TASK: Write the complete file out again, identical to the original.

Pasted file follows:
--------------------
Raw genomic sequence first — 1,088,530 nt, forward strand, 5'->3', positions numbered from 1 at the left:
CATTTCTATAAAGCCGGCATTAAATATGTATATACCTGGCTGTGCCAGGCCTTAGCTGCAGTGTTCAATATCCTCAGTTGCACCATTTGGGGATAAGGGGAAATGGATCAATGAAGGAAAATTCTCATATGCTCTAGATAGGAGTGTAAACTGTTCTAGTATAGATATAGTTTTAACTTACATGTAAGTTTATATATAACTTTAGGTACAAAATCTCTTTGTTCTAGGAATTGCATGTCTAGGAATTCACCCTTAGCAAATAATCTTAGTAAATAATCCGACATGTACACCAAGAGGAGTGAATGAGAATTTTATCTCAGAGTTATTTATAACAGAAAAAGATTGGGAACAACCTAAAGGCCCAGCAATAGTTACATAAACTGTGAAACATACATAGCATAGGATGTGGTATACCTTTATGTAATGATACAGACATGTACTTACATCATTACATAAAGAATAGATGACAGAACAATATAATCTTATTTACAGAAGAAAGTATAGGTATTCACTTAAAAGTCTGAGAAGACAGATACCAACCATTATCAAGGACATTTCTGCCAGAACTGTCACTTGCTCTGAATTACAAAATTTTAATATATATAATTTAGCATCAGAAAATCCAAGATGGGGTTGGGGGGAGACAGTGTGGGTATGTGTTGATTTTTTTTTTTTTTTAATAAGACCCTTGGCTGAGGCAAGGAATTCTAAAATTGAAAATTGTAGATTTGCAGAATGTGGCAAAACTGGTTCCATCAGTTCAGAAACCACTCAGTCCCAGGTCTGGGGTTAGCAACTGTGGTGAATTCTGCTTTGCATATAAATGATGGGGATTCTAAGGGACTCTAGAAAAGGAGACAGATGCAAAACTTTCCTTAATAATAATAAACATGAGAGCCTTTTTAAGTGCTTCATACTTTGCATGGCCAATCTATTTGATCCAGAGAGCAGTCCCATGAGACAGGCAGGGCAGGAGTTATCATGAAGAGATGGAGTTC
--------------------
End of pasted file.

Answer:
Raw genomic sequence first — 1,088,530 nt, forward strand, 5'->3', positions numbered from 1 at the left:
CATTTCTATAAAGCCGGCATTAAATATGTATATACCTGGCTGTGCCAGGCCTTAGCTGCAGTGTTCAATATCCTCAGTTGCACCATTTGGGGATAAGGGGAAATGGATCAATGAAGGAAAATTCTCATATGCTCTAGATAGGAGTGTAAACTGTTCTAGTATAGATATAGTTTTAACTTACATGTAAGTTTATATATAACTTTAGGTACAAAATCTCTTTGTTCTAGGAATTGCATGTCTAGGAATTCACCCTTAGCAAATAATCTTAGTAAATAATCCGACATGTACACCAAGAGGAGTGAATGAGAATTTTATCTCAGAGTTATTTATAACAGAAAAAGATTGGGAACAACCTAAAGGCCCAGCAATAGTTACATAAACTGTGAAACATACATAGCATAGGATGTGGTATACCTTTATGTAATGATACAGACATGTACTTACATCATTACATAAAGAATAGATGACAGAACAATATAATCTTATTTACAGAAGAAAGTATAGGTATTCACTTAAAAGTCTGAGAAGACAGATACCAACCATTATCAAGGACATTTCTGCCAGAACTGTCACTTGCTCTGAATTACAAAATTTTAATATATATAATTTAGCATCAGAAAATCCAAGATGGGGTTGGGGGGAGACAGTGTGGGTATGTGTTGATTTTTTTTTTTTTTTAATAAGACCCTTGGCTGAGGCAAGGAATTCTAAAATTGAAAATTGTAGATTTGCAGAATGTGGCAAAACTGGTTCCATCAGTTCAGAAACCACTCAGTCCCAGGTCTGGGGTTAGCAACTGTGGTGAATTCTGCTTTGCATATAAATGATGGGGATTCTAAGGGACTCTAGAAAAGGAGACAGATGCAAAACTTTCCTTAATAATAATAAACATGAGAGCCTTTTTAAGTGCTTCATACTTTGCATGGCCAATCTATTTGATCCAGAGAGCAGTCCCATGAGACAGGCAGGGCAGGAGTTATCATGAAGAGATGGAGTTC